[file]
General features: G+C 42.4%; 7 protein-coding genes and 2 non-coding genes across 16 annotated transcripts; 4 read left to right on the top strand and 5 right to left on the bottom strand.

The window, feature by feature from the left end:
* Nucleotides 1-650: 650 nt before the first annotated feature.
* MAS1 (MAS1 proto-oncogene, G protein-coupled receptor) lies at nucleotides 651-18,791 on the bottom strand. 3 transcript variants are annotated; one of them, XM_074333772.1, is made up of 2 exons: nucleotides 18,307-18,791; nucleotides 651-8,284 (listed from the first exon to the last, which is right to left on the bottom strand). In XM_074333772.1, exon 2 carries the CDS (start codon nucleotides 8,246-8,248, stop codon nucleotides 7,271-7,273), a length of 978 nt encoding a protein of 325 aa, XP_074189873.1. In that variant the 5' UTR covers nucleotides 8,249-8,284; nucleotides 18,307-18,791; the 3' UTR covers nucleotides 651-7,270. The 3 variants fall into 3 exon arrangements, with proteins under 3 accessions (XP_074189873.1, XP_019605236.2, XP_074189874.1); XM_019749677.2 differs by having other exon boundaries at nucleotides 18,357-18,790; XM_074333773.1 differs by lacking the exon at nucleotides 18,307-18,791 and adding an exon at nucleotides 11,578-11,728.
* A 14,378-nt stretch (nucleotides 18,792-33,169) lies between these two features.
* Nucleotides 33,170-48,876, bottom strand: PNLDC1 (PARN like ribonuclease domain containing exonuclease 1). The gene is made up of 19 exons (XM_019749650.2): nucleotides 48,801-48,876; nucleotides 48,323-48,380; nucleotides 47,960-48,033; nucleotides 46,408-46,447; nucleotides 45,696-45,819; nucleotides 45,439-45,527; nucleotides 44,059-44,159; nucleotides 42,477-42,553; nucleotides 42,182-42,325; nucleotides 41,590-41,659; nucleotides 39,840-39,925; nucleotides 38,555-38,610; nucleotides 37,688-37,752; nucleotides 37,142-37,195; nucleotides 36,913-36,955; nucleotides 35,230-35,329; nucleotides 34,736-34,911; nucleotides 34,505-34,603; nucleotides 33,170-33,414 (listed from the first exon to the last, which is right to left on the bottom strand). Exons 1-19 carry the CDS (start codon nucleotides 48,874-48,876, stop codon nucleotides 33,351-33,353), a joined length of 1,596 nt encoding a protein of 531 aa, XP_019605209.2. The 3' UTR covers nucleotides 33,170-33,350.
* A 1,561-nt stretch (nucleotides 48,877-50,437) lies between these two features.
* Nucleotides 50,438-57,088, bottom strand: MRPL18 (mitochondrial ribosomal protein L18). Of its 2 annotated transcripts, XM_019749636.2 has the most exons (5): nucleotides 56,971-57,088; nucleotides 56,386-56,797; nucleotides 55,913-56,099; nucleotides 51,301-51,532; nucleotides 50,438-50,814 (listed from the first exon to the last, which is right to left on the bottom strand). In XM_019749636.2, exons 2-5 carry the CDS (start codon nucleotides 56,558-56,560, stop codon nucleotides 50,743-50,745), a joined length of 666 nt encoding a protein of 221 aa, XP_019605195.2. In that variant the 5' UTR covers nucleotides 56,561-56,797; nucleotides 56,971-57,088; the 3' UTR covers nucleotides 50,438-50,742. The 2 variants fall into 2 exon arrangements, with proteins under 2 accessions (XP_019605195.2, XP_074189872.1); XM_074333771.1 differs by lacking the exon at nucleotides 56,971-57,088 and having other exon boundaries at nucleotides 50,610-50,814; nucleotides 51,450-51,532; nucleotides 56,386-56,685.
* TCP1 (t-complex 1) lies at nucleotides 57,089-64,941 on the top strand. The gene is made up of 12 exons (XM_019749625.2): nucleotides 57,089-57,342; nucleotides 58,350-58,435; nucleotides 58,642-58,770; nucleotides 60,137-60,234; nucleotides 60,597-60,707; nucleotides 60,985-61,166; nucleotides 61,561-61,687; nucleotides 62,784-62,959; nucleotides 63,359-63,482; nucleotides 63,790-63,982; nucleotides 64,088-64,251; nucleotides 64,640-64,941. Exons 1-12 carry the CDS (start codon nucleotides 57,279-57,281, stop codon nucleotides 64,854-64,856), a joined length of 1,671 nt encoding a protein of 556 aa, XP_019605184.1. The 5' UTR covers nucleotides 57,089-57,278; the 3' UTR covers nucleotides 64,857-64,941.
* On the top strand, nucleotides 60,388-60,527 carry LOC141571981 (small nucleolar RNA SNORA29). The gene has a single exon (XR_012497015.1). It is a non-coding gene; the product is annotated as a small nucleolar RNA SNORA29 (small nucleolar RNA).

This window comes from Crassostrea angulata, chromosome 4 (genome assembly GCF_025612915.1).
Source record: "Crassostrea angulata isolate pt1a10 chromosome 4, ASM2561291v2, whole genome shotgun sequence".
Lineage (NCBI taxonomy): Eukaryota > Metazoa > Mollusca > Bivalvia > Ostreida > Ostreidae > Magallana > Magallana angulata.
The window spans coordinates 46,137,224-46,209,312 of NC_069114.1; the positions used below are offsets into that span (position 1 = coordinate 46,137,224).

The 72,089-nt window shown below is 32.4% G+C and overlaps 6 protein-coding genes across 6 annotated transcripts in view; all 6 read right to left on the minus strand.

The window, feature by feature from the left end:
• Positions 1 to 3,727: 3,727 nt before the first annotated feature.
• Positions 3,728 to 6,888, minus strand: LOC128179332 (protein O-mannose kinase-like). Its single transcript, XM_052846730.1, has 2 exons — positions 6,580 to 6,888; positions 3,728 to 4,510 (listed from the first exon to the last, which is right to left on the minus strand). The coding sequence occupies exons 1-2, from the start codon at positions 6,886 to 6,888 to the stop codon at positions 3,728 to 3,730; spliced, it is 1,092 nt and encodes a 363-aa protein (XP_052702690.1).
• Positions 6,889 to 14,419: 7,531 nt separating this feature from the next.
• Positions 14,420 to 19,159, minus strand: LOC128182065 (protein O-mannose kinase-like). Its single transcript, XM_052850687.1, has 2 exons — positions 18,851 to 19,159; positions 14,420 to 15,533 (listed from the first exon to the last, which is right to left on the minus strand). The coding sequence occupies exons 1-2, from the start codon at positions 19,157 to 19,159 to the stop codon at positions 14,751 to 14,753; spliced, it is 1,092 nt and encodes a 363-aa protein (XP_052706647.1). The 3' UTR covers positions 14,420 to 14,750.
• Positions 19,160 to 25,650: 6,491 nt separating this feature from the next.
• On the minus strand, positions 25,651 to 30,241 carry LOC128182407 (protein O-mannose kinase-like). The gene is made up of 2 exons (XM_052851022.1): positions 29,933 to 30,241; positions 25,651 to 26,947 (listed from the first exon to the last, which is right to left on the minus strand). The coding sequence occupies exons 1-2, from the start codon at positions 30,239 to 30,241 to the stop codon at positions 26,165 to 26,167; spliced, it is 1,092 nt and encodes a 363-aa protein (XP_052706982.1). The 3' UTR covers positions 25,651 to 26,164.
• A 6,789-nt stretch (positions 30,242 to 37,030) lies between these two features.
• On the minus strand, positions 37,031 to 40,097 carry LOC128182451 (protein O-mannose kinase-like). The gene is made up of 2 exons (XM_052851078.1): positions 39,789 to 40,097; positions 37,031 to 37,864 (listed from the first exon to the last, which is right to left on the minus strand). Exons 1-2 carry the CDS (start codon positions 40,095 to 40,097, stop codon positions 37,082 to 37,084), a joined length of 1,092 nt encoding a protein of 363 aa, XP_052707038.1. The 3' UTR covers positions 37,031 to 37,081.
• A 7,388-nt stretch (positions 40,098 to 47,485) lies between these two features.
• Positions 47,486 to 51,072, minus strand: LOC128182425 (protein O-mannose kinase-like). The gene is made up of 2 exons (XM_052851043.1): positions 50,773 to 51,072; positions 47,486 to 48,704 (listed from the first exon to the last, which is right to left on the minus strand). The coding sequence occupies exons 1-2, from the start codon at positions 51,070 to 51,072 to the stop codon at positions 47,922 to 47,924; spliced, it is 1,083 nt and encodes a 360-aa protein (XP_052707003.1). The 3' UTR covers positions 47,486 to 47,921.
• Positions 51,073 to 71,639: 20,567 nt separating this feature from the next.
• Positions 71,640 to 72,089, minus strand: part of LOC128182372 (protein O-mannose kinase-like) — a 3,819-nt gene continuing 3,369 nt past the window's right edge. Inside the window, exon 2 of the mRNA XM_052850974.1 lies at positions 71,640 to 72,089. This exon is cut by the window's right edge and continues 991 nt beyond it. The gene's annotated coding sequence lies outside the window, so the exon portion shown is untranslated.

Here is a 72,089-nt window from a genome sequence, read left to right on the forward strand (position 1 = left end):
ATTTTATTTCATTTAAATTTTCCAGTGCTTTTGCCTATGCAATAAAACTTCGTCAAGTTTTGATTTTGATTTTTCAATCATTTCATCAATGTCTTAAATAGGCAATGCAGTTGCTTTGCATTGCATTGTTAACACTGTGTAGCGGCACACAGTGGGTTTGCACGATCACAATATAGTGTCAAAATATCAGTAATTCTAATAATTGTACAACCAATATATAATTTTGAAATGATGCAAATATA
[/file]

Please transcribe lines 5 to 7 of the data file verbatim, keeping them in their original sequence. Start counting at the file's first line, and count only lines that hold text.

* A 14,378-nt stretch (nucleotides 18,792-33,169) lies between these two features.
* Nucleotides 33,170-48,876, bottom strand: PNLDC1 (PARN like ribonuclease domain containing exonuclease 1). The gene is made up of 19 exons (XM_019749650.2): nucleotides 48,801-48,876; nucleotides 48,323-48,380; nucleotides 47,960-48,033; nucleotides 46,408-46,447; nucleotides 45,696-45,819; nucleotides 45,439-45,527; nucleotides 44,059-44,159; nucleotides 42,477-42,553; nucleotides 42,182-42,325; nucleotides 41,590-41,659; nucleotides 39,840-39,925; nucleotides 38,555-38,610; nucleotides 37,688-37,752; nucleotides 37,142-37,195; nucleotides 36,913-36,955; nucleotides 35,230-35,329; nucleotides 34,736-34,911; nucleotides 34,505-34,603; nucleotides 33,170-33,414 (listed from the first exon to the last, which is right to left on the bottom strand). Exons 1-19 carry the CDS (start codon nucleotides 48,874-48,876, stop codon nucleotides 33,351-33,353), a joined length of 1,596 nt encoding a protein of 531 aa, XP_019605209.2. The 3' UTR covers nucleotides 33,170-33,350.
* A 1,561-nt stretch (nucleotides 48,877-50,437) lies between these two features.